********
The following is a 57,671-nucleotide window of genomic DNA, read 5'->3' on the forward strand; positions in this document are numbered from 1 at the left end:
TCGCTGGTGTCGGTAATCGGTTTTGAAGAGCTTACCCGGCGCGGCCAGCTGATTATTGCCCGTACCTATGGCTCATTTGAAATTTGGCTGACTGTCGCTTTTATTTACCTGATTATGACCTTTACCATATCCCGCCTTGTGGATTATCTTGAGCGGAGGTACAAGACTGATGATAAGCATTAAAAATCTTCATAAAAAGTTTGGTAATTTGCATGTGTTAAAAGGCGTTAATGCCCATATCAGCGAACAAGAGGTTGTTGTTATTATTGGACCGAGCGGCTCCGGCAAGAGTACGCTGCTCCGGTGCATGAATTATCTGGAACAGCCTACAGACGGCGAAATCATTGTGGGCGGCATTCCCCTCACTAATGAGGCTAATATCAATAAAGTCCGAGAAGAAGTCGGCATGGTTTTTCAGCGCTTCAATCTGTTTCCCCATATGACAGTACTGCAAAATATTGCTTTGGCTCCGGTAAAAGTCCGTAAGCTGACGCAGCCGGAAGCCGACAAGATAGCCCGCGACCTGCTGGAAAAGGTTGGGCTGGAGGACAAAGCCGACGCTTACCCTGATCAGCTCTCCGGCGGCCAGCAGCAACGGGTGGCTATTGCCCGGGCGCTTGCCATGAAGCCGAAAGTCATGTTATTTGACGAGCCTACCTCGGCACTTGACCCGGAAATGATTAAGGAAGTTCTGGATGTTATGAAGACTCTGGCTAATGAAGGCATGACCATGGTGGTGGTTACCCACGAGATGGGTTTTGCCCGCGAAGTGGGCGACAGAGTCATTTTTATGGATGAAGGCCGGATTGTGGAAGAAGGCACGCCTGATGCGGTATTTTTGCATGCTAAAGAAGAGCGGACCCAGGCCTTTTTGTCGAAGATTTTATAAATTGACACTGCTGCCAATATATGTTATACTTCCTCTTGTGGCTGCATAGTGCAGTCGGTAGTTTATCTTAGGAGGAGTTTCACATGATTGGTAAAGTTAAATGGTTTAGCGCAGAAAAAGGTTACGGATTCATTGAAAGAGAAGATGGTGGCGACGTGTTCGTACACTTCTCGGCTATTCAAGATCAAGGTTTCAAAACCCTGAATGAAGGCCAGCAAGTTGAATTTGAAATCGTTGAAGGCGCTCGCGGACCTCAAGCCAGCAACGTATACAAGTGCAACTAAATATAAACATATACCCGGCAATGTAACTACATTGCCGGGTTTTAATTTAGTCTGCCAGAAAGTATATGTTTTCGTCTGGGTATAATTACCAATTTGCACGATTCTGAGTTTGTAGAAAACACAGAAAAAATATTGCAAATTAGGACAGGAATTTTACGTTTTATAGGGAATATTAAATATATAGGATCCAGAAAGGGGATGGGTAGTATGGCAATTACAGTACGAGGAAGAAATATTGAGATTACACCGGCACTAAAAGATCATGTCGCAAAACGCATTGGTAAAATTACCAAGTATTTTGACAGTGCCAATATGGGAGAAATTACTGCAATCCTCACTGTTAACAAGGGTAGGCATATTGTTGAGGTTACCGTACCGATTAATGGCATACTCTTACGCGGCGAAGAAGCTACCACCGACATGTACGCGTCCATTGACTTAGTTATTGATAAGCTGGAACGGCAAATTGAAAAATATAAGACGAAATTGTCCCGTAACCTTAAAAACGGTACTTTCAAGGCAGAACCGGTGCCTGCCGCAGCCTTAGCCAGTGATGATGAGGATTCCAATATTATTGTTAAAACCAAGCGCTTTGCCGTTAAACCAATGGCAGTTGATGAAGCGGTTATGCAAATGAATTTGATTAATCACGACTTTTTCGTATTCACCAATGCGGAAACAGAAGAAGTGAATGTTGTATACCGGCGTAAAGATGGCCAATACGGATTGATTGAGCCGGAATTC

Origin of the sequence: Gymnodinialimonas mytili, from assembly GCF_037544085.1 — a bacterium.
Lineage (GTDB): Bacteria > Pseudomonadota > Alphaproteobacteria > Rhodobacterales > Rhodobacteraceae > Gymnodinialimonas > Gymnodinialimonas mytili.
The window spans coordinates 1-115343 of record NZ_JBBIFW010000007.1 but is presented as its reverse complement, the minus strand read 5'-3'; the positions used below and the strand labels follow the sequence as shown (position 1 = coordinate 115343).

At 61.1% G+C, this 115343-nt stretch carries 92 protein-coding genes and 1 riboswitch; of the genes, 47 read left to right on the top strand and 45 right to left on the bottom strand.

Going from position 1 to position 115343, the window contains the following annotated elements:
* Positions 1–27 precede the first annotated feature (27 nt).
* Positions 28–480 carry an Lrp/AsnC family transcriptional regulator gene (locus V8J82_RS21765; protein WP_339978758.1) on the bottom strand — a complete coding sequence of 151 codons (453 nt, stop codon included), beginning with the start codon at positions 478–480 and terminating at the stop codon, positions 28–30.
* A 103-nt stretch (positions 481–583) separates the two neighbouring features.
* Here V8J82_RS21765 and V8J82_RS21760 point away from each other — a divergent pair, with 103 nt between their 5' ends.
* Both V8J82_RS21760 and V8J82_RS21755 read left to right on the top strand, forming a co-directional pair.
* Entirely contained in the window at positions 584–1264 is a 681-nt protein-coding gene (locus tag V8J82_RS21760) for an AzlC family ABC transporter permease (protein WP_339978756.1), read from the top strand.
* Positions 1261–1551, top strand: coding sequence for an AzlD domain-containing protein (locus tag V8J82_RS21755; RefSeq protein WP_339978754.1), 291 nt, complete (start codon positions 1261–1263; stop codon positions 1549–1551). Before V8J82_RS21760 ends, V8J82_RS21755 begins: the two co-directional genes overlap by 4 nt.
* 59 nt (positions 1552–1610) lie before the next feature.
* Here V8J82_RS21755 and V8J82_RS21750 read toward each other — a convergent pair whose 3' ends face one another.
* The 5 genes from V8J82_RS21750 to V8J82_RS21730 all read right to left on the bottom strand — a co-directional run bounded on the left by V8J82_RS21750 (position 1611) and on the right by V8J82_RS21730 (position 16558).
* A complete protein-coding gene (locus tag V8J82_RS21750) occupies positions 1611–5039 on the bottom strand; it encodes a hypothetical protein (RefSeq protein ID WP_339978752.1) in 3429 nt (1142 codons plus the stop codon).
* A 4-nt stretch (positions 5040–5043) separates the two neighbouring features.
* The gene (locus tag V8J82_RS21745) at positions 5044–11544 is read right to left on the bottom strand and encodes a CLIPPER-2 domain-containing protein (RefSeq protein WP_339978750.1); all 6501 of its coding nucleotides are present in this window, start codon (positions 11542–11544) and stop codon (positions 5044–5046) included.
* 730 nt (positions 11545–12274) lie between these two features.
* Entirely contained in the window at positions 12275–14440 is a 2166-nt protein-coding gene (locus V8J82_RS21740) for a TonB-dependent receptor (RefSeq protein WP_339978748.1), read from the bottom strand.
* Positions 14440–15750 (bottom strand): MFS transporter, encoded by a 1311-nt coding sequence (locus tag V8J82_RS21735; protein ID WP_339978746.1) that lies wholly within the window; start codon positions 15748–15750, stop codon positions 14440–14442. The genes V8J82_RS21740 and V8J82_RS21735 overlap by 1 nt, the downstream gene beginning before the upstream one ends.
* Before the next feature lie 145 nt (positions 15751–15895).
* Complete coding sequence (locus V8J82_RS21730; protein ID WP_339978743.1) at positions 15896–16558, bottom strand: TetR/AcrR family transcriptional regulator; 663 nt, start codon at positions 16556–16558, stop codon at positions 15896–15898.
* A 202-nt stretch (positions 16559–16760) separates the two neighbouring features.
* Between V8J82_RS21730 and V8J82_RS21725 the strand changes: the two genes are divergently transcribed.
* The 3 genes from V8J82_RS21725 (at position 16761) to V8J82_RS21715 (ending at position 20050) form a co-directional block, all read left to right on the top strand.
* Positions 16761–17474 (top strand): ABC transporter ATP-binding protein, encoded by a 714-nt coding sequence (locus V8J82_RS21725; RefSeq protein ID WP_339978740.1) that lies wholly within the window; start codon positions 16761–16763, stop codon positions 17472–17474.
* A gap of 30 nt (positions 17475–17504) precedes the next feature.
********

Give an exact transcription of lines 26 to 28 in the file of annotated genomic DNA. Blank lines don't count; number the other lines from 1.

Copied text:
* A 202-nt stretch (positions 16559–16760) separates the two neighbouring features.
* Between V8J82_RS21730 and V8J82_RS21725 the strand changes: the two genes are divergently transcribed.
* The 3 genes from V8J82_RS21725 (at position 16761) to V8J82_RS21715 (ending at position 20050) form a co-directional block, all read left to right on the top strand.